Who knew one could be so lazy?
Actually, I know. I totally know.
I think I always shied away from getting my students to practice in front of me because I thought it would be a waste of their money. Turns out, it's the fastest way for me to observe and point out things that I would never have been about to notice before! I was able to give much better advice to my students on ways to practice that would actually work on them.
If you're a teacher, and you haven't tried this yet, maybe try this out and let me know what you think? It'd be cool to know what other teachers think. :)
This was not actually supposed to be editing-heavy.
But, of course, I can't resist some good edits that the footage practically begs for. So I'm now typing this at 3am before the video is supposed to be published.
The random "ad" was completely unplanned. Adding in footage from actual practice sessions took for ever to track down (each practice session was at least an hour long). This video wasn't even supposed to end up as funny as it was.
There's something magical about making a video that is COMPLETELY unplanned. I'm completely myself, and I'm not trying to make a point. I'm just sharing an experience.
I feel like I'm finally starting to get my spark back for editing. I'm really glad I've pushed through. :)
I didn't know if I wanted to call this video, "My 5-minute slow practicing trick!" because I feel like it's a little too click-baity. I don't make click-bait-worthy videos, lol. It's really just a random private flute teacher rambling about her teaching epiphanies.
I'm still super excited to share this "trick" with you guys. It's not so much a trick as much as a way to set a concrete and realistic time frame for your practice sessions. These days, this type of practicing really isn't all that natural or normal anymore. I've realized now that instead of assuming that students know they should be practicing this way, it's up to me as their teacher to train them to sink into that meditative state of practicing. I don't think it's much different from a martial arts teacher who teaches students to slow down and work on their accuracy. I figured I could do the same!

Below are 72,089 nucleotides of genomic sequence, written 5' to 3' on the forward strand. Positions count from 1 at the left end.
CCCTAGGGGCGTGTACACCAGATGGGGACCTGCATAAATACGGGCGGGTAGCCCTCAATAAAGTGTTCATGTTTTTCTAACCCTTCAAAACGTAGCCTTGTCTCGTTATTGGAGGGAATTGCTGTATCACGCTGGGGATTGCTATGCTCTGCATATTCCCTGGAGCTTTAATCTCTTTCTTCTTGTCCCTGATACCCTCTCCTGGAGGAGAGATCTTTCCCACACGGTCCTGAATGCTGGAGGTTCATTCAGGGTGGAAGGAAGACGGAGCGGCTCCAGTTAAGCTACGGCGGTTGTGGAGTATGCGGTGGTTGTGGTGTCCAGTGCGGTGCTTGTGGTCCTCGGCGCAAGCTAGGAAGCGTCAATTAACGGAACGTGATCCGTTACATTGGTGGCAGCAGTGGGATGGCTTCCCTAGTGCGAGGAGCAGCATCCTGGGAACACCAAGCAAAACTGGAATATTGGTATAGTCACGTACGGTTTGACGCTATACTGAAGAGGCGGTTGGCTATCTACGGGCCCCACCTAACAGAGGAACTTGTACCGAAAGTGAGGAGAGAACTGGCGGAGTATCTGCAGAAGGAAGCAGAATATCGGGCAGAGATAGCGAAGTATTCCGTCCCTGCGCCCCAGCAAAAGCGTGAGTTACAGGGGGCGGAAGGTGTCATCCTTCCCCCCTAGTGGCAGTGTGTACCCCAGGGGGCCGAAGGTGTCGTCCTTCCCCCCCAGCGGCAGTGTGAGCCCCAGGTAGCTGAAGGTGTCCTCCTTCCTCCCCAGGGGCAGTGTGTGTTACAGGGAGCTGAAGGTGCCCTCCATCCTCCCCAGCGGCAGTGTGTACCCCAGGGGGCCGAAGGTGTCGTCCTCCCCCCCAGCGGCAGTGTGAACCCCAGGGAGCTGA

I hope this is helpful and at least interesting to y'all. Love you guys a lot, happy practicing!
So much for filming this last week! :P I'm just uploading this video, and it's 1:12am right now where I am. Oh well! It was actually a nice break to not have to film this week, so I'm feeling pretty excited to film again next week! :)
I spent a long time trying to think of the title for this video. Some runner-ups were:
I think the thing I didn't like about any of these titles was that it didn't encompass what the entire video was about. Personally, I'm not a huge fan of video titles that seem to imply that the whole video is about one topic, but it's actually about a broad range of topics. After a long time, I realized that the video walked through my journey as a music teacher from my first student until now! The current title just made perfect sense--it nicely introduces what the entire video is about without spoiling everything.
This process of coming up with the title is pretty typical of my videos, but this time, I really couldn't come up with a title until it was exporting! It was on my mind as I got this post started, so I thought it be a fun thing to share.
Happy teaching! ;)
I wasn't lazy this time! It helps that I always have my microphone out, now that I livestream almost every day. ;) I even have my flute out from teaching lessons! I'm learning to squeeze in time to make videos instead of just waiting for an entire half day to film. There just isn't time for that kind of filming anymore! It's both a sad and happy thing. Sad because it was awesome to devote so much time to crafting fun videos and I don't get to do it quite like that anymore. But happy because it means I'm actually doing more of what I really want to mostly do--teach! It's rather bittersweet.
With regards to this video, I found myself telling this story a lot to my students! I use it to demonstrate just how long it really takes to learn a new embouchure. I want my students to know that it's not fair to themselves to expect to learn a new embouchure instantly. Our muscles just don't work that way! Even if you do miraculously get it a few times during a lesson, it still takes weeks to drill it into your subconscious. Yes, subconscious. That's how deeply you need to know a new embouchure. It needs to be something you know so well that you aren't even thinking about it--it's part of you now.
And hey, guess what. After all these years, I can still make this face on command, even if I haven't made it in a few weeks or months! I never have to think about it anymore--all thanks to those three months I devoted to learning it. If I can do it, you can too!! Finding the correct flute embouchure for you will not always evade you! You can do it!! :D